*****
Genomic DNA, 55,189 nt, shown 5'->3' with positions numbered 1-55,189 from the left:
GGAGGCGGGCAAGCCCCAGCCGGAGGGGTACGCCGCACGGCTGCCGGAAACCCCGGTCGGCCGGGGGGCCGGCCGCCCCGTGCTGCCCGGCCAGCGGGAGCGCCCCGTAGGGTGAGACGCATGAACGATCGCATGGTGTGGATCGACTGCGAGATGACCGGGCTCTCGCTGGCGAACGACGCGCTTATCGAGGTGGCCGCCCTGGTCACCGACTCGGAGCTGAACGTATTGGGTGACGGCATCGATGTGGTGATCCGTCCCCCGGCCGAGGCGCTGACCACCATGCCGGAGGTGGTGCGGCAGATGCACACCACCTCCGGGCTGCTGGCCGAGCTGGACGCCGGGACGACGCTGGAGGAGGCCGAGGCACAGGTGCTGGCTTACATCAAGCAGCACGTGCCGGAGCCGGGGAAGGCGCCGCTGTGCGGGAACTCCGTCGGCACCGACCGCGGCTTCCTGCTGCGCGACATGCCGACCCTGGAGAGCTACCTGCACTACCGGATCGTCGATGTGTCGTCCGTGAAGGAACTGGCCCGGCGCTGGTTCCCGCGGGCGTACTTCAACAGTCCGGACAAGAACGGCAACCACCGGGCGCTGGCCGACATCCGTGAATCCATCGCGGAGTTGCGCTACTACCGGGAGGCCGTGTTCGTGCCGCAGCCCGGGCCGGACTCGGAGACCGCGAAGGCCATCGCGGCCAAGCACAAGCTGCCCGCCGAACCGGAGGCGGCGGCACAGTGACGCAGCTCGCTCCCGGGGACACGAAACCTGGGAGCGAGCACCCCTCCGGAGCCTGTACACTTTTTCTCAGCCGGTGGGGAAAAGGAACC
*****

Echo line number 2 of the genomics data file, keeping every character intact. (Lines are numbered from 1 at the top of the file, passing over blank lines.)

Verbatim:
GGAGGCGGGCAAGCCCCAGCCGGAGGGGTACGCCGCACGGCTGCCGGAAACCCCGGTCGGCCGGGGGGCCGGCCGCCCCGTGCTGCCCGGCCAGCGGGAGCGCCCCGTAGGGTGAGACGCATGAACGATCGCATGGTGTGGATCGACTGCGAGATGACCGGGCTCTCGCTGGCGAACGACGCGCTTATCGAGGTGGCCGCCCTGGTCACCGACTCGGAGCTGAACGTATTGGGTGACGGCATCGATGTGGTGATCCGTCCCCCGGCCGAGGCGCTGACCACCATGCCGGAGGTGGTGCGGCAGATGCACACCACCTCCGGGCTGCTGGCCGAGCTGGACGCCGGGACGACGCTGGAGGAGGCCGAGGCACAGGTGCTGGCTTACATCAAGCAGCACGTGCCGGAGCCGGGGAAGGCGCCGCTGTGCGGGAACTCCGTCGGCACCGACCGCGGCTTCCTGCTGCGCGACATGCCGACCCTGGAGAGCTACCTGCACTACCGGATCGTCGATGTGTCGTCCGTGAAGGAACTGGCCCGGCGCTGGTTCCCGCGGGCGTACTTCAACAGTCCGGACAAGAACGGCAACCACCGGGCGCTGGCCGACATCCGTGAATCCATCGCGGAGTTGCGCTACTACCGGGAGGCCGTGTTCGTGCCGCAGCCCGGGCCGGACTCGGAGACCGCGAAGGCCATCGCGGCCAAGCACAAGCTGCCCGCCGAACCGGAGGCGGCGGCACAGTGACGCAGCTCGCTCCCGGGGACACGAAACCTGGGAGCGAGCACCCCTCCGGAGCCTGTACACTTTTTCTCAGCCGGTGGGGAAAAGGAACC